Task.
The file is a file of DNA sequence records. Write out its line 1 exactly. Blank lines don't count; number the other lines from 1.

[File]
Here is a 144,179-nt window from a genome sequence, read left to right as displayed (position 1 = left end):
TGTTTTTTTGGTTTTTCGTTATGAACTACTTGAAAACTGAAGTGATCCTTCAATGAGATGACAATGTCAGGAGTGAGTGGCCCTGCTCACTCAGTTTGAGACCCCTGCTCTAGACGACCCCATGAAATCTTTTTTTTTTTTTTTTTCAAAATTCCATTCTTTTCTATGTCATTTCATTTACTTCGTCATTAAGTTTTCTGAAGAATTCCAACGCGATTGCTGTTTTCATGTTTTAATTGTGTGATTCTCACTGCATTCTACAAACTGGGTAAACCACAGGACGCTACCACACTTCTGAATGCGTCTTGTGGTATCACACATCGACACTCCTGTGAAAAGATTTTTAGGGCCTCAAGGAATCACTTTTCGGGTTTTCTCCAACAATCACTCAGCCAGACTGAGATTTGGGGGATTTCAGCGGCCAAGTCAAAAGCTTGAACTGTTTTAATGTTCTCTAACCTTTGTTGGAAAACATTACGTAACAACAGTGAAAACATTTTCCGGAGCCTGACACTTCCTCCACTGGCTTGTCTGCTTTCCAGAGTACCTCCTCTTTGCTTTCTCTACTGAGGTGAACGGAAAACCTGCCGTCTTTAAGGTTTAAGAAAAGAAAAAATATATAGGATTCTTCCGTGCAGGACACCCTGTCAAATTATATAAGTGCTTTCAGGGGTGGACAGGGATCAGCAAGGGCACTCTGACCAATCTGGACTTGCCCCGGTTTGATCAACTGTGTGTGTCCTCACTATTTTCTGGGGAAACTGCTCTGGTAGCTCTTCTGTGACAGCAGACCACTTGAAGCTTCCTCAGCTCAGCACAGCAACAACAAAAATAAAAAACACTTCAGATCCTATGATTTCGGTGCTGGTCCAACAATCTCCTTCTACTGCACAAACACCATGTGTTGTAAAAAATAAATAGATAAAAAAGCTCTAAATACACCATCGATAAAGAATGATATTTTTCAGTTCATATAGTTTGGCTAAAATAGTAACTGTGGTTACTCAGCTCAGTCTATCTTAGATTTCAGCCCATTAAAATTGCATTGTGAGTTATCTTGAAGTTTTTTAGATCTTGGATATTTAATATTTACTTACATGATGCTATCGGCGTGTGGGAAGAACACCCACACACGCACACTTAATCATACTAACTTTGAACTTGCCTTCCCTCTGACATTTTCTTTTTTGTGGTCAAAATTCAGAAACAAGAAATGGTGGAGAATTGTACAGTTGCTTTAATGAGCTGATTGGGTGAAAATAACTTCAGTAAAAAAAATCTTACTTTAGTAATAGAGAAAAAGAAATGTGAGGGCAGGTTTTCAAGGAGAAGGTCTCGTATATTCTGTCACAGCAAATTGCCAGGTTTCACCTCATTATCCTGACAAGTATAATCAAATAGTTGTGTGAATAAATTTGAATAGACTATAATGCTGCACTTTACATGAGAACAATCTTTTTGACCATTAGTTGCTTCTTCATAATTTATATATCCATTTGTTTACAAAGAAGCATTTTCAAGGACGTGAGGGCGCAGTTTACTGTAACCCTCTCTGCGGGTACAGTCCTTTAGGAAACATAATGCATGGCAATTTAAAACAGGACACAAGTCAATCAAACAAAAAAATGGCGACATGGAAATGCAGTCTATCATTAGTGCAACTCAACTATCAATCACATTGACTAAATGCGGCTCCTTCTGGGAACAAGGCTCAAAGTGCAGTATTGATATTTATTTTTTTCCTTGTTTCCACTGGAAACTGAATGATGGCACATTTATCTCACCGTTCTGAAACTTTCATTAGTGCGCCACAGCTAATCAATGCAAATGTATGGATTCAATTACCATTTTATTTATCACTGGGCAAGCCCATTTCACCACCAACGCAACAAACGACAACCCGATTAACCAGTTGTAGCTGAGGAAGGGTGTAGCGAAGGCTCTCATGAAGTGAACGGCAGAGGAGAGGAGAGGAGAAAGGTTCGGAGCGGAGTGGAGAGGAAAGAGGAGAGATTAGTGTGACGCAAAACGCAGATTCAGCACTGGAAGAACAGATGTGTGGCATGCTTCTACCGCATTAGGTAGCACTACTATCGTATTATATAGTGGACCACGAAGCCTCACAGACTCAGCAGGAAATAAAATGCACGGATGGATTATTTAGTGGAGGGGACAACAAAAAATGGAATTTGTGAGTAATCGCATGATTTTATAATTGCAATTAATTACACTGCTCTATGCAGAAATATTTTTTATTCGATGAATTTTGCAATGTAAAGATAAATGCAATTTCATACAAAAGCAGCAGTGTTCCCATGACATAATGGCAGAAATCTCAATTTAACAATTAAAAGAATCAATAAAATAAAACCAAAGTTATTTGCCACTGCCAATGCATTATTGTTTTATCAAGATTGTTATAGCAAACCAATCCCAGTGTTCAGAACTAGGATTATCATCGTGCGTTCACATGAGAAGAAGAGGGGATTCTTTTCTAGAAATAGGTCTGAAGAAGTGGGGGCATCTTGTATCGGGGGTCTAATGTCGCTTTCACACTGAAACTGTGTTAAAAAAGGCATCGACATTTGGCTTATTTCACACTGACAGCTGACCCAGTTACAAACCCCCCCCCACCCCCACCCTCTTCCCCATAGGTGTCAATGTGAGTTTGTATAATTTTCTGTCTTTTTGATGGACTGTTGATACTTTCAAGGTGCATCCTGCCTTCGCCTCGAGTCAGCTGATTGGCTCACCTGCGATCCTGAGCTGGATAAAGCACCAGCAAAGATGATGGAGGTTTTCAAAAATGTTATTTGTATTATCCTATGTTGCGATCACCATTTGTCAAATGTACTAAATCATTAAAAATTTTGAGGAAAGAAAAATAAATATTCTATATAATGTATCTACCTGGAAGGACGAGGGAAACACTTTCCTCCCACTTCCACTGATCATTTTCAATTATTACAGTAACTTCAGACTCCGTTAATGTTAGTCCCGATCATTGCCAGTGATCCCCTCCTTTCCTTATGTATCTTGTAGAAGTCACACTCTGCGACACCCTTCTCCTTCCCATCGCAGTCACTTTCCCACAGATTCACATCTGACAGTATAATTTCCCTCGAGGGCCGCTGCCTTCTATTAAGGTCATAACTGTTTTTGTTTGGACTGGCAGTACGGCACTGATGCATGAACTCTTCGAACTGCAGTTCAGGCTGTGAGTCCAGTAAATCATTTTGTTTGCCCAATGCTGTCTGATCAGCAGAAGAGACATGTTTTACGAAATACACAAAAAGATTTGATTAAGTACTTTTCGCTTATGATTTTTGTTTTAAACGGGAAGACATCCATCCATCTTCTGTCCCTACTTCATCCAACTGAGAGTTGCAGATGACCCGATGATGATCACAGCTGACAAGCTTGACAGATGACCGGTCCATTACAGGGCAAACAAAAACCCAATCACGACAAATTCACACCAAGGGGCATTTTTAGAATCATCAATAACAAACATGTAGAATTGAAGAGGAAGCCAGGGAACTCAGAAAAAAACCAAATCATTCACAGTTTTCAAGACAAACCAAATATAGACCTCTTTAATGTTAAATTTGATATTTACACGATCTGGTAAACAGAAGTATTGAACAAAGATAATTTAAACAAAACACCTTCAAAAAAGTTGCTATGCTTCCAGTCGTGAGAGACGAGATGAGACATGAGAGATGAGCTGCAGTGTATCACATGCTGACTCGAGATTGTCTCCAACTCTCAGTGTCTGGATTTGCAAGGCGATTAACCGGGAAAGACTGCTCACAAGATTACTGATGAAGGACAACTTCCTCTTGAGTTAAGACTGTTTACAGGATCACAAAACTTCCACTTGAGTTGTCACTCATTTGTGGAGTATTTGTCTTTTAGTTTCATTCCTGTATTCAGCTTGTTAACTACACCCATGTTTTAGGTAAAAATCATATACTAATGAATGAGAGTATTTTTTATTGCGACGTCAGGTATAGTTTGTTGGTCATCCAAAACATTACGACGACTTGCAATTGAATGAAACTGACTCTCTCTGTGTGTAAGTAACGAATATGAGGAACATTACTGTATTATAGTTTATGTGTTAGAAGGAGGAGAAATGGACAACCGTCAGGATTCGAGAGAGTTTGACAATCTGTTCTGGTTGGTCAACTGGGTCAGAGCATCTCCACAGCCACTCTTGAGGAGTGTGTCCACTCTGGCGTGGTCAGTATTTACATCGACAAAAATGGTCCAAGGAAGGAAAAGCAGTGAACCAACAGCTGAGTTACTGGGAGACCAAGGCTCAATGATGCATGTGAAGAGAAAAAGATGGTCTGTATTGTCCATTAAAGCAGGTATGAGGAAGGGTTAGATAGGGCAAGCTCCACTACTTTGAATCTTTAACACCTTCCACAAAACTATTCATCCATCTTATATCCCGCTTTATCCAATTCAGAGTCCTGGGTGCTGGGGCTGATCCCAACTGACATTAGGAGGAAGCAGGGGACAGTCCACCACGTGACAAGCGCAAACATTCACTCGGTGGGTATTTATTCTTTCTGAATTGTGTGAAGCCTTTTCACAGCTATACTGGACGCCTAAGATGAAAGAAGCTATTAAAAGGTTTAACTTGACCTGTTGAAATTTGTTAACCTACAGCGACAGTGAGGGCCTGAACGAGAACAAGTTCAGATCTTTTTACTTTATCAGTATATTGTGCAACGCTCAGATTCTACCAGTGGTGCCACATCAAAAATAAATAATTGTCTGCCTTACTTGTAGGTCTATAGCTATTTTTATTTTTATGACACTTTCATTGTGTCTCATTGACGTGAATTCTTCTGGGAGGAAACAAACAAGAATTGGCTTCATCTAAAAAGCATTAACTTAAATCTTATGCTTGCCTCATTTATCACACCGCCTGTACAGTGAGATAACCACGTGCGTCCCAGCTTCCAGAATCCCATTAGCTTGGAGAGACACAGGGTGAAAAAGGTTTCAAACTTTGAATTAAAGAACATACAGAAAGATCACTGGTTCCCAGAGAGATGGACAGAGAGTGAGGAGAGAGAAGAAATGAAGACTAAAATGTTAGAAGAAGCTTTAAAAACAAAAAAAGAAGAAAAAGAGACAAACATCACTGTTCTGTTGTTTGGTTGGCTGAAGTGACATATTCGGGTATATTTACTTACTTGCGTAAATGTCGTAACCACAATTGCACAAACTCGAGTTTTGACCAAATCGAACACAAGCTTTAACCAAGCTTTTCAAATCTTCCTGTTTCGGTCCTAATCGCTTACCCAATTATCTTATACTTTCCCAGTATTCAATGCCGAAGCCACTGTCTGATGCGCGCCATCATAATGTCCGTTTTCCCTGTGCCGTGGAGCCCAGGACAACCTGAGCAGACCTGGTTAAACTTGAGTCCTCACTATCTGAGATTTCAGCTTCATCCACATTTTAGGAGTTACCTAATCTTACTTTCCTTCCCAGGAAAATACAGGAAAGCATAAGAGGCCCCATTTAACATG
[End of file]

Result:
Here is a 144,179-nt window from a genome sequence, read left to right as displayed (position 1 = left end):